The committee of doctors and experts established by the Ministry of Health (MOH) has recommended that entire adult population in Singapore should be vaccinated, but that the vaccinations should be taken up voluntarily, said Prime Minister Lee Hsien Loong.
“The Government has accepted these recommendations. I have personal confidence in our experts,” said Mr Lee in a televised address on Monday (14 December).
He made this remark after he announced that the Health Sciences Authority of Singapore (HSA) has approved the Pfizer-BioNTech COVID-19 vaccine.
Noting that “Singapore is one of the first countries to obtain this vaccine”, he said the first shipment of the vaccine is expected to arrive in Singapore by the end of this month, and other vaccines will arrive in the coming months.
“If all goes according to plan, we will have enough vaccines for everyone in Singapore by the third quarter of 2021,” he noted.
Vaccinations, said Mr Lee, will also be “free for all Singaporeans and for all long-term residents who are currently” in the country.
“First priority will be given to those who are at greatest risk — healthcare workers and frontline personnel, as well as the elderly and vulnerable.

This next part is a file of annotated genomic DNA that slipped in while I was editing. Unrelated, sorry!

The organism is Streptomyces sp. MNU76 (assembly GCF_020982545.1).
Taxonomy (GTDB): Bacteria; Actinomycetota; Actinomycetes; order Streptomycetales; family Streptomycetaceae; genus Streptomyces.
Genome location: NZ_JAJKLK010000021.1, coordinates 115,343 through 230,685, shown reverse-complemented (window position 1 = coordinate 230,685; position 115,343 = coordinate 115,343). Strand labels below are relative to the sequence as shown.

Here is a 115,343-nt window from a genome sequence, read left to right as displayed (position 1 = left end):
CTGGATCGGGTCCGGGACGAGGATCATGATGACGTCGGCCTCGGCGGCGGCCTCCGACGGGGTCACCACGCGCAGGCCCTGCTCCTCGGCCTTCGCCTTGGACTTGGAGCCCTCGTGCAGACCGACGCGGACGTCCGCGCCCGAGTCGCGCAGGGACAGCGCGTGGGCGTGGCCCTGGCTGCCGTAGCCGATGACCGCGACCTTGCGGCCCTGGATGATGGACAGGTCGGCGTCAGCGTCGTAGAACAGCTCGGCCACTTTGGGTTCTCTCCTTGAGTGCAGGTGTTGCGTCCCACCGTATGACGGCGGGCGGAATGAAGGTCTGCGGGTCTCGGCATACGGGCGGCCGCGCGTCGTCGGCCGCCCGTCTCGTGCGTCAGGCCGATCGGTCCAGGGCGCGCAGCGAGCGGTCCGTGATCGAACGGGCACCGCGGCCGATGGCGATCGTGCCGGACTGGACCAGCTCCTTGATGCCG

“Thereafter, the committee proposes to progressively vaccinate the rest of the population and to cover everyone who wants a vaccination by the end of next year,” he added.
While vaccinations are to be “voluntary”, the Prime Minister “strongly encouraged” the people to get vaccinated when the vaccine is offered to them.
“Because when you get yourself vaccinated, you are not just protecting yourself. You are also doing your part to protect others, especially your loved ones. The more of us are vaccinated, the harder it will be for the virus to spread, and the safer we will all be as a society,” he said.
Mr Lee also assured that the cabinet members will be getting vaccinated in advance to show the people, especially senior that “we believe the vaccines are safe”.
In the MOH’s press release on Monday (14 December), it stated that the Ministry agreed with HSA’s recommendation for the suitability of its use in individuals aged 16 years and above in Singapore.
It, however, noted that “pregnant women, immunocompromised persons and those under the age of 16 should not receive the vaccine yet until more data is available”.
While most of the netizens welcoming the announcement, some of the netizens raised significant concerns about vaccine safety and possible long-term side effects.
They questioned whether the Government will provide any “back up” if the people who get vaccinated suffer from side effects despite vaccinations being taken up on a voluntary basis.
Wary of the side effects, other netizens expressed their lack of trust in the free vaccines, worrying that “more scapegoat or guinea pigs” may be needed for the new vaccinations.
As such, they suggested that people should “wait out longer and see the long-term effects” before getting vaccinated.
One netizen felt that the vaccination should be made compulsory if found to be safe in order to protect everyone from the pandemic instead of only certain segments of society.
If it is voluntary, the people who choose not to take might affect others.
“Why give the adverse a chance unless the vaccine got some side effects and we are so-called volunteering ourselves to certain risk undisclosed/unknown,” said one netizen.